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Arbuthnott House

The Origins of the Present Estate and Name of Arbuthnott

The derivation and meaning of Arbuthnott is obscure, but it is certainly a Celtic place name and probably related to the confluence of a river with another stream. The lands of Arbuthnott from which the family takes its name originally formed a Celtic thanage. The Norman family of Oliphant held the estate at the end of the XIth century and some time in the XIIth century Hugh of Swinton came north from Dunbar, married the Oliphant heiress and took himself the name of Arbuthnott. He became the founder of the present family of that name and there has thus been a family connection as owners for nine centuries with the lands of Arbuthnott.

Since those early years the extent of the estate has fluctuated but presently consists of 3000 acres of which 1,400 acres are farmed by the owner, 1,200 acres are in four tenanted farms and 400 acres of woodland make up the balance.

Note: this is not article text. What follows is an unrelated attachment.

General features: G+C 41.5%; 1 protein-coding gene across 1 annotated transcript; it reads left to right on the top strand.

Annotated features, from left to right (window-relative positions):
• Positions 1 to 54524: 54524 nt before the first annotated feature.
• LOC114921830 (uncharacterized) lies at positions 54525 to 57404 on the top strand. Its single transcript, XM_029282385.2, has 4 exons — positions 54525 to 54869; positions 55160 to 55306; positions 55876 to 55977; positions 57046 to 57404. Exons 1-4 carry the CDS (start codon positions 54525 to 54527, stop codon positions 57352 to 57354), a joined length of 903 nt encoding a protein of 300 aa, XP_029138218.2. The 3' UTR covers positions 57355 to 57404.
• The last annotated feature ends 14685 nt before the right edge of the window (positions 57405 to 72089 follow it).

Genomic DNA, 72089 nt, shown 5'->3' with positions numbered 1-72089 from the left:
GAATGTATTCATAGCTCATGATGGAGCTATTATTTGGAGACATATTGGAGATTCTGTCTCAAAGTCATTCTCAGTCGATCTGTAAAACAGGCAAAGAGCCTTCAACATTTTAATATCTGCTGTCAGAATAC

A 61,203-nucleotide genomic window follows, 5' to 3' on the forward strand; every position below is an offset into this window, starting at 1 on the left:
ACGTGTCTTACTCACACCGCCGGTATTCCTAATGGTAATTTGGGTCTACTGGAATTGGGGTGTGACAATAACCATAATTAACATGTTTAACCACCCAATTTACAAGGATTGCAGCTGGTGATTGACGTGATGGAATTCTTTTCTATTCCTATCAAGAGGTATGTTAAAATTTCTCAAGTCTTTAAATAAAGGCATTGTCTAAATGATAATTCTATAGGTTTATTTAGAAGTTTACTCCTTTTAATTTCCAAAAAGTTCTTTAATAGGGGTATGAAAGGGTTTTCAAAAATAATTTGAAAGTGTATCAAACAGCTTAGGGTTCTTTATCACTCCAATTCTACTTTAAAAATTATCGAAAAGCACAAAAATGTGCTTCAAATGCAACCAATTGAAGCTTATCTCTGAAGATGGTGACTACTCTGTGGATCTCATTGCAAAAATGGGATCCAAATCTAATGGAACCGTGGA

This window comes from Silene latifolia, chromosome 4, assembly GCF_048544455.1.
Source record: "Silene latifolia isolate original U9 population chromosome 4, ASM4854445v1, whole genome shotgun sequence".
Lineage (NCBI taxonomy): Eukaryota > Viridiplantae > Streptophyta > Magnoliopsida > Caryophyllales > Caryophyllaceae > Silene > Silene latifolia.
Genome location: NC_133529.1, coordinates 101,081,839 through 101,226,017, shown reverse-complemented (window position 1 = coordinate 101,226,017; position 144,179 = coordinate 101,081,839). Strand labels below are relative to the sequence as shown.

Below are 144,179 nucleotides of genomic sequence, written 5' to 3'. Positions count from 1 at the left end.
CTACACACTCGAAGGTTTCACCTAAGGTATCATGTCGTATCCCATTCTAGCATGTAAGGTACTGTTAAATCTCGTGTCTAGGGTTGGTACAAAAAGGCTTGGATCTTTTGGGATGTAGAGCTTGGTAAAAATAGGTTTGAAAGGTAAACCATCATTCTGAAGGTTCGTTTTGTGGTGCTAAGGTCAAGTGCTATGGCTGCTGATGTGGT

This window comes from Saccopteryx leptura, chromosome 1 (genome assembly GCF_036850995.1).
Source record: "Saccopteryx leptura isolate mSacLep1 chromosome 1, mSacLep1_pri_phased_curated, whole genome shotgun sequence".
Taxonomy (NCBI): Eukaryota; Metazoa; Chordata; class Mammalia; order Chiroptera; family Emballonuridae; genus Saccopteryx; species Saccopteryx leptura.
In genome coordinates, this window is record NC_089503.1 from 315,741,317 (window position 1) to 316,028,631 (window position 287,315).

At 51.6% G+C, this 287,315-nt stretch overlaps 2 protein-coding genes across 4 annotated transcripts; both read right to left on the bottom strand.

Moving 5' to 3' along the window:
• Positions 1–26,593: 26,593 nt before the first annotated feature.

The River Bervie divides the estate into two almost equal halves, the land rising to 571 and 582 ft. respectively on the north and south sides of the river valley. The woodlands that clothe the hillsides and surround the house are the successors to those that would have been planted no more than 200 years ago, prior to which there would have been very few trees at all in this part of Kincardineshire.

Centred on the parish church and the castle or mansion house there has, since Norman times, a working population who have owed their livelihood predominantly to agriculture. This is still the case today, but in addition to those engaged in agriculture there will now be forestry employees and gardeners and those who serve the district in the post office, in a rural woodworking business, at the village school and in other capacities. The estate "population" numbers about 120.

Arbuthnott House Index
Clan Arbuthnott


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